What’s the next best thing to owning a Frank Lloyd Wright house? It’s buying one built by one of his protégés. In fact, we’d venture to say that a Wright 2.0 might be an even better investment than an original.
Wait, hear us out!
Today, just over 400 of Wright’s buildings are still standing, so they’re a rarity—and it’s no wonder they often sell for a premium. Yet if you’ve ever actually toured a Wright building, you’ve no doubt noticed the strikingly low ceilings, oddly shaped rooms, or inconvenient layouts. You may have heard that these buildings are notoriously difficult and expensive to maintain, because any repairs must be approved by landmark associations.
But Wright had hundreds of students—first at his home studio in Oak Park, IL, and then at the Taliesin school near Spring Green, WI. And while this famous architect disavowed copycats slavishly devoted to mimicking his own style, many of his protégés did go on to design some very Wright-esque houses. So if you like the look of a Wright building but want to live in something a little more practical, plenty of properties abound that will fit that bill.
Before you fall in love with these Wright wannabes, keep in mind that these homes may have hidden drawbacks, too.
“Some of these homes may have deed restrictions or limitations on what kinds of improvements or updates can be done,” warns Maryland home inspector Welmoed Sisson. So carefully examine any covenant documents, preferably with an attorney.
And if the home you’re admiring has those distinctly Wright-inspired floor-to-ceiling windows?
California real estate developer Tyler Drew notes that buyers will most likely want to replace them with double or triple panes. This can be difficult and expensive, but is essential to save on heating and cooling costs. Plus, the many beautiful wood details these homes tend to have can attract wasps, bees, and termites.
And as Drew points out, “wood rot isn’t fixed with a simple jaunt over to Home Depot.”
That said, Drew points out that homes by Wright protégés are 20-plus years ahead of original Wright homes in terms of building technology. This means you probably won’t have to deal with corrugated piping and ancient wiring.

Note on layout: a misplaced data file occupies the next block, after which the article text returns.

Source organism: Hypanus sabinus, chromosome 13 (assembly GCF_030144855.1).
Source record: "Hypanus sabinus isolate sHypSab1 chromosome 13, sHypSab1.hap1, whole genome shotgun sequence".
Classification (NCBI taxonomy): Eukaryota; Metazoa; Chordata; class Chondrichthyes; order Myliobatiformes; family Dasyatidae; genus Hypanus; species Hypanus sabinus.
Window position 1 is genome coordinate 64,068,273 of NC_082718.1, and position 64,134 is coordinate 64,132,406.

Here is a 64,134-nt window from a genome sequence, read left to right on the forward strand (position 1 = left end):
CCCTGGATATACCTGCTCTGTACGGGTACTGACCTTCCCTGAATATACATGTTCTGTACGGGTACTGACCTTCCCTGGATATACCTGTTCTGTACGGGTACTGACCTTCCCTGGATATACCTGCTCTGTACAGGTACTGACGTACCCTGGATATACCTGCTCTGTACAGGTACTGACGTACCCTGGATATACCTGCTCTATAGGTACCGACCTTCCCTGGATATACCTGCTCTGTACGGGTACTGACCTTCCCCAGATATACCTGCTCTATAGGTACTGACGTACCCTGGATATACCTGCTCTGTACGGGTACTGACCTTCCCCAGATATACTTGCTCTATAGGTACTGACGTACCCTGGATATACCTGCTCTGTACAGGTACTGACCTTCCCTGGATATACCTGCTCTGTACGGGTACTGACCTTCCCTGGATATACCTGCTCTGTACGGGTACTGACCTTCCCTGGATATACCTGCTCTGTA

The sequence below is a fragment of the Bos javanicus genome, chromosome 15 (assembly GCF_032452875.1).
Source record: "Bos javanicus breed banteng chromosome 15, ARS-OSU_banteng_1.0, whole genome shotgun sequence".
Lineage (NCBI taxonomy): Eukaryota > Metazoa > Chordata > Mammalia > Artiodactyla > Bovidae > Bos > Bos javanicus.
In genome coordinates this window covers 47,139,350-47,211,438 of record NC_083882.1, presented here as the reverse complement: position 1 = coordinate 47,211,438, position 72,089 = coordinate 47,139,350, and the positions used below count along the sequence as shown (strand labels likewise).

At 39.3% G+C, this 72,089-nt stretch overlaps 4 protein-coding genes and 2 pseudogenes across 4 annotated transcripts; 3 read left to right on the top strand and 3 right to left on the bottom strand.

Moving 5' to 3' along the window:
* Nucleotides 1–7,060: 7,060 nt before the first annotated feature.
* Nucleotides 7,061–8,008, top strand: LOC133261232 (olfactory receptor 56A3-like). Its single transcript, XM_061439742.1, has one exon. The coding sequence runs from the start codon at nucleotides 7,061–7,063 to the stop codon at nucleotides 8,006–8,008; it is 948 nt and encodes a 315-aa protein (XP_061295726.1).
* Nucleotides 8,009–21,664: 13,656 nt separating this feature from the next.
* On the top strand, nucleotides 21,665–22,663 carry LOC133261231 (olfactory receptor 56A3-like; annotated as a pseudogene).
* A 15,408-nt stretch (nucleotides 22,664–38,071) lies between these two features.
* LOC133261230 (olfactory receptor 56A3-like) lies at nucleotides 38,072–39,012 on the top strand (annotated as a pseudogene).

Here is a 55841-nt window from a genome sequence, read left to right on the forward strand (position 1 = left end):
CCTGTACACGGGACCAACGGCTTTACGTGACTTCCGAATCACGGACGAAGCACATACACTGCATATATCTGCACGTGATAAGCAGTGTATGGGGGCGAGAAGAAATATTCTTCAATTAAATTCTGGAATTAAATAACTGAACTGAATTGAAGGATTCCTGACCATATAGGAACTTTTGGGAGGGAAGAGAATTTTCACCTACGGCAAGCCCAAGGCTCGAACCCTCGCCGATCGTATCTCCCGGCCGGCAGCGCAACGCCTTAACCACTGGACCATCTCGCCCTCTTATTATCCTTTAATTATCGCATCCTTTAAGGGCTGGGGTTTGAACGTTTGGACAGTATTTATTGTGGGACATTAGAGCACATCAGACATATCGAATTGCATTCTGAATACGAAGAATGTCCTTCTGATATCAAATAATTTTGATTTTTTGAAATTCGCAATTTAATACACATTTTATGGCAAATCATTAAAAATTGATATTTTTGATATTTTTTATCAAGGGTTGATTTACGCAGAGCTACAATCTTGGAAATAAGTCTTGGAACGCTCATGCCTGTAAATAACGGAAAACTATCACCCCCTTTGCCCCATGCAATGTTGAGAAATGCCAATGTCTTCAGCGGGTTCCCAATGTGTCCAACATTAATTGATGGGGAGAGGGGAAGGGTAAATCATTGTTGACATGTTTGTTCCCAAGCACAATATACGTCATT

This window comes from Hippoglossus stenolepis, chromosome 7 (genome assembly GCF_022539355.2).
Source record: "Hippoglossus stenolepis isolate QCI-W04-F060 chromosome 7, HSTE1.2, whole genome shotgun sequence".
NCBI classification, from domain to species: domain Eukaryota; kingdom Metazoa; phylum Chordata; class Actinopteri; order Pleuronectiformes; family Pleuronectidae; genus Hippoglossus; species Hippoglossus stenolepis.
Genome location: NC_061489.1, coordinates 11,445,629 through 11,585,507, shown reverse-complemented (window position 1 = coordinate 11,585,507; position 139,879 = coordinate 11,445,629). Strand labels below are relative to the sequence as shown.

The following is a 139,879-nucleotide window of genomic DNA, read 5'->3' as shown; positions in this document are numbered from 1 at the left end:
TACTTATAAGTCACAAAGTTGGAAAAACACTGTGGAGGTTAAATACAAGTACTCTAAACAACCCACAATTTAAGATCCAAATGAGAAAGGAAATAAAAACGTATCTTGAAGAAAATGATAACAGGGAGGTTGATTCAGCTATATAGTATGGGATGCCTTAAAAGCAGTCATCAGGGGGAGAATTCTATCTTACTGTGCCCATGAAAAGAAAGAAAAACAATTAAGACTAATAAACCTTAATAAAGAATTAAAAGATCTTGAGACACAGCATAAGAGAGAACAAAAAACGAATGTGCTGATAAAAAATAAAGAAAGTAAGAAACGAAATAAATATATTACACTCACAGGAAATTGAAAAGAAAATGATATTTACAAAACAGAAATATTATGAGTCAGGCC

“You are less likely to find Depression-era newspapers stuffed in the walls for insulation,” Drew adds. “The houses are newer. You are getting a better model for probably half the price of a Wright.”
Intrigued? Here are five homes built by Wright protégés that you can buy right now.
Architect: Herb DeLevie
Features: Taliesin graduate DeLevie loaded this 1966 house with high drama. Grasp the Spanish medieval pulls on the 15-foot double doors, and you’ll open to a natural stone fireplace, a dining room with 15-foot cathedral windows, and wood paneling everywhere. The 8,015-square-foot house has four bedrooms, including a master loft, three bathrooms, and a sunroom.
Architect: Raymond Carter
Features: Carter’s 1965 sprawling ranch sits on 6.5 acres. A later expansion to five bedrooms and 4.5 bathrooms imbued the original design with a touch of luxury. There are marble vanities, a whirlpool tub, wood-burning fireplaces, and a study. A beautiful pool comes with a waterfall. You can host friends and family in the two-bedroom guesthouse with living room and kitchen (you’ll appreciate not hearing one of them rummaging through your fridge at 3 a.m.).
Architect: William Kaeser
Features: This 1948 midcentury modern classic is nestled on 2 acres of woods next to a monastery. But if that’s not your thing, there’s also a nearby country club and a state park. Cool brick walls and cedar ceilings and trim run throughout the three bedrooms and 2.5 baths. You can take in all the greenery in the sunroom or the patio.
Architect: Edgar Tafel
Features: The first thing you should know about this 1954 house is that it has direct waterfront access, with views of the Long Island Sound. The second thing to know is that Tafel worked with Wright on the famous Fallingwater and Wingspread homes, among other projects.
This four-bedroom, three-bath house comes with a private beach, marina, tennis courts, basketball court, playground, and even a dog park. Huge windows allow you to take in views of the surrounding marshland.
Architect: Don Schuyler
Features: This three-bedroom, three-bath, Prairie-style house is loaded with gorgeous details in leaded glass, stone, wood, brick, and marble. Built-ins abound in this well-preserved home. The spacious kitchen is updated and includes an island counter and stainless-steel appliances.
Here is just a taste of what you’ll find in this house. The windows, the French doors, the light fixture—it’s like this all over.